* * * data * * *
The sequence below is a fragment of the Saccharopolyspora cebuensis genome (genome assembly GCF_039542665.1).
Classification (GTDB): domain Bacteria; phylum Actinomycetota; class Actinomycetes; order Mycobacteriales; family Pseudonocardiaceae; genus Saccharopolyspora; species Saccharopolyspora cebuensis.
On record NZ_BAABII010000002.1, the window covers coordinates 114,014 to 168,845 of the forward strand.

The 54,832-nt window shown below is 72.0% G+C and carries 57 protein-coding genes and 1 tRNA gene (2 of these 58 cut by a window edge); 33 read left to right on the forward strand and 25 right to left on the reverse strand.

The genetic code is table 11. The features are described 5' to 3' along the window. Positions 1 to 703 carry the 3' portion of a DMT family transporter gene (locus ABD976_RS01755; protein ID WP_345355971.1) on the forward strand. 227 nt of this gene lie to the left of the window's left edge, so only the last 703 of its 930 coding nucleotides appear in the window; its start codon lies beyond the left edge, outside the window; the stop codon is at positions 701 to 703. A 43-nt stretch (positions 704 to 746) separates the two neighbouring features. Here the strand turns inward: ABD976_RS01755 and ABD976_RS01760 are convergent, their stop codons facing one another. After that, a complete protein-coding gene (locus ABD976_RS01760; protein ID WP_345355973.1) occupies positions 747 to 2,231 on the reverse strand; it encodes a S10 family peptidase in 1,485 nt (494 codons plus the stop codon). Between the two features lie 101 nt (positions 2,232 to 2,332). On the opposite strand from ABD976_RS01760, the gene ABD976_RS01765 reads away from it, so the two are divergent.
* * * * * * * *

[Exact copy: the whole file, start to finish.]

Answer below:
The sequence below is a fragment of the Saccharopolyspora cebuensis genome (genome assembly GCF_039542665.1).
Classification (GTDB): domain Bacteria; phylum Actinomycetota; class Actinomycetes; order Mycobacteriales; family Pseudonocardiaceae; genus Saccharopolyspora; species Saccharopolyspora cebuensis.
On record NZ_BAABII010000002.1, the window covers coordinates 114,014 to 168,845 of the forward strand.

The 54,832-nt window shown below is 72.0% G+C and carries 57 protein-coding genes and 1 tRNA gene (2 of these 58 cut by a window edge); 33 read left to right on the forward strand and 25 right to left on the reverse strand.

The genetic code is table 11. The features are described 5' to 3' along the window. Positions 1 to 703 carry the 3' portion of a DMT family transporter gene (locus ABD976_RS01755; protein ID WP_345355971.1) on the forward strand. 227 nt of this gene lie to the left of the window's left edge, so only the last 703 of its 930 coding nucleotides appear in the window; its start codon lies beyond the left edge, outside the window; the stop codon is at positions 701 to 703. A 43-nt stretch (positions 704 to 746) separates the two neighbouring features. Here the strand turns inward: ABD976_RS01755 and ABD976_RS01760 are convergent, their stop codons facing one another. After that, a complete protein-coding gene (locus ABD976_RS01760; protein ID WP_345355973.1) occupies positions 747 to 2,231 on the reverse strand; it encodes a S10 family peptidase in 1,485 nt (494 codons plus the stop codon). Between the two features lie 101 nt (positions 2,232 to 2,332). On the opposite strand from ABD976_RS01760, the gene ABD976_RS01765 reads away from it, so the two are divergent.